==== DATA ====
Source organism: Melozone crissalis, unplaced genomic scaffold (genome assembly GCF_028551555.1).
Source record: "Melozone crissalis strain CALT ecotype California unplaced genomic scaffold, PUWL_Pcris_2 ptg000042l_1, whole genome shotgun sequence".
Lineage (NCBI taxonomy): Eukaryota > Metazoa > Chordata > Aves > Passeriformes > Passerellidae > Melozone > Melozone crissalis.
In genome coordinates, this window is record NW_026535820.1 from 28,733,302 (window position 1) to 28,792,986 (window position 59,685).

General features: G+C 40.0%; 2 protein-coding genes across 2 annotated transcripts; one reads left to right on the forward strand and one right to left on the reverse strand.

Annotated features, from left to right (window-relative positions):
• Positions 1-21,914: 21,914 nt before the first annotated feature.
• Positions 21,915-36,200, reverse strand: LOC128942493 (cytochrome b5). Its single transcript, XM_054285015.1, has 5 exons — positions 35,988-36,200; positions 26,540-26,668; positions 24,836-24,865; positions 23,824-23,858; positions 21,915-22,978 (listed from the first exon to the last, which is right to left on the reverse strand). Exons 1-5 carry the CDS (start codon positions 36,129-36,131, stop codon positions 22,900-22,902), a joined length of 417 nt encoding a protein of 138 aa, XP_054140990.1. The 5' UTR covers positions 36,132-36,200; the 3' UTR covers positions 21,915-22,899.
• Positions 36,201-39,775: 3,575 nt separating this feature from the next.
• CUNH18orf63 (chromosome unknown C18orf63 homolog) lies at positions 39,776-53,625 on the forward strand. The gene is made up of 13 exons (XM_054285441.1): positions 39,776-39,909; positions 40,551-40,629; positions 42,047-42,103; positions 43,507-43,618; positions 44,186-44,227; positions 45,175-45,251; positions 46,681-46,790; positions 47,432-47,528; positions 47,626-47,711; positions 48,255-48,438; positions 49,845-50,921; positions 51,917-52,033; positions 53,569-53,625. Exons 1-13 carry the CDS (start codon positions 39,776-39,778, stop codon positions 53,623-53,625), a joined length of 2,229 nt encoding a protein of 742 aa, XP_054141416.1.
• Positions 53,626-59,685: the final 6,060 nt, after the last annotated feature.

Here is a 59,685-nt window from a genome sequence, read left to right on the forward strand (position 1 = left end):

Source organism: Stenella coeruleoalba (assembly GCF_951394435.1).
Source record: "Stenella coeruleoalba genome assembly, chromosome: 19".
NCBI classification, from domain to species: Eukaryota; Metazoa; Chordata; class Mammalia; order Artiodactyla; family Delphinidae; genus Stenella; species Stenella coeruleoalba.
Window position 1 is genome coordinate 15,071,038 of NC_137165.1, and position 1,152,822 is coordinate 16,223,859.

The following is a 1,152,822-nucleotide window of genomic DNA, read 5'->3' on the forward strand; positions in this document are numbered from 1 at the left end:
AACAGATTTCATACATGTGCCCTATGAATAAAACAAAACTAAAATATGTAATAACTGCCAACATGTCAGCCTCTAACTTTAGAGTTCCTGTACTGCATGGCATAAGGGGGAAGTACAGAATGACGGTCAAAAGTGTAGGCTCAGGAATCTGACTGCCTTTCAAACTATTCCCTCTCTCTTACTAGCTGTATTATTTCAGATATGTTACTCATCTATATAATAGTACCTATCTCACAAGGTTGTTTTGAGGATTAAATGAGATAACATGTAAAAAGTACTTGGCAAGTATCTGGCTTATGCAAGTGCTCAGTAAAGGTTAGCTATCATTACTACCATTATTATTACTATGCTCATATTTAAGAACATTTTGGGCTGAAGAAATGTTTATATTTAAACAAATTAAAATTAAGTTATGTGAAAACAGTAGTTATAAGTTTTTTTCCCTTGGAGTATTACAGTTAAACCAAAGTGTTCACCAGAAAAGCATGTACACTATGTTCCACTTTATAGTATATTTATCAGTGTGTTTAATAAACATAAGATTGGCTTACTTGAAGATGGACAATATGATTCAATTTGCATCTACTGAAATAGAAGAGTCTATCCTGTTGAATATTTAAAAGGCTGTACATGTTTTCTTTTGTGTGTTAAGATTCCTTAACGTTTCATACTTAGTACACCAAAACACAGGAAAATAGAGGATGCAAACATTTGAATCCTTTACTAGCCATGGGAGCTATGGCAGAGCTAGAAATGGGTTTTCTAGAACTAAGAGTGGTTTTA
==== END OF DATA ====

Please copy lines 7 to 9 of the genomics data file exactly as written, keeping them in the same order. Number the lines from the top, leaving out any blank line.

• Positions 1-21,914: 21,914 nt before the first annotated feature.
• Positions 21,915-36,200, reverse strand: LOC128942493 (cytochrome b5). Its single transcript, XM_054285015.1, has 5 exons — positions 35,988-36,200; positions 26,540-26,668; positions 24,836-24,865; positions 23,824-23,858; positions 21,915-22,978 (listed from the first exon to the last, which is right to left on the reverse strand). Exons 1-5 carry the CDS (start codon positions 36,129-36,131, stop codon positions 22,900-22,902), a joined length of 417 nt encoding a protein of 138 aa, XP_054140990.1. The 5' UTR covers positions 36,132-36,200; the 3' UTR covers positions 21,915-22,899.
• Positions 36,201-39,775: 3,575 nt separating this feature from the next.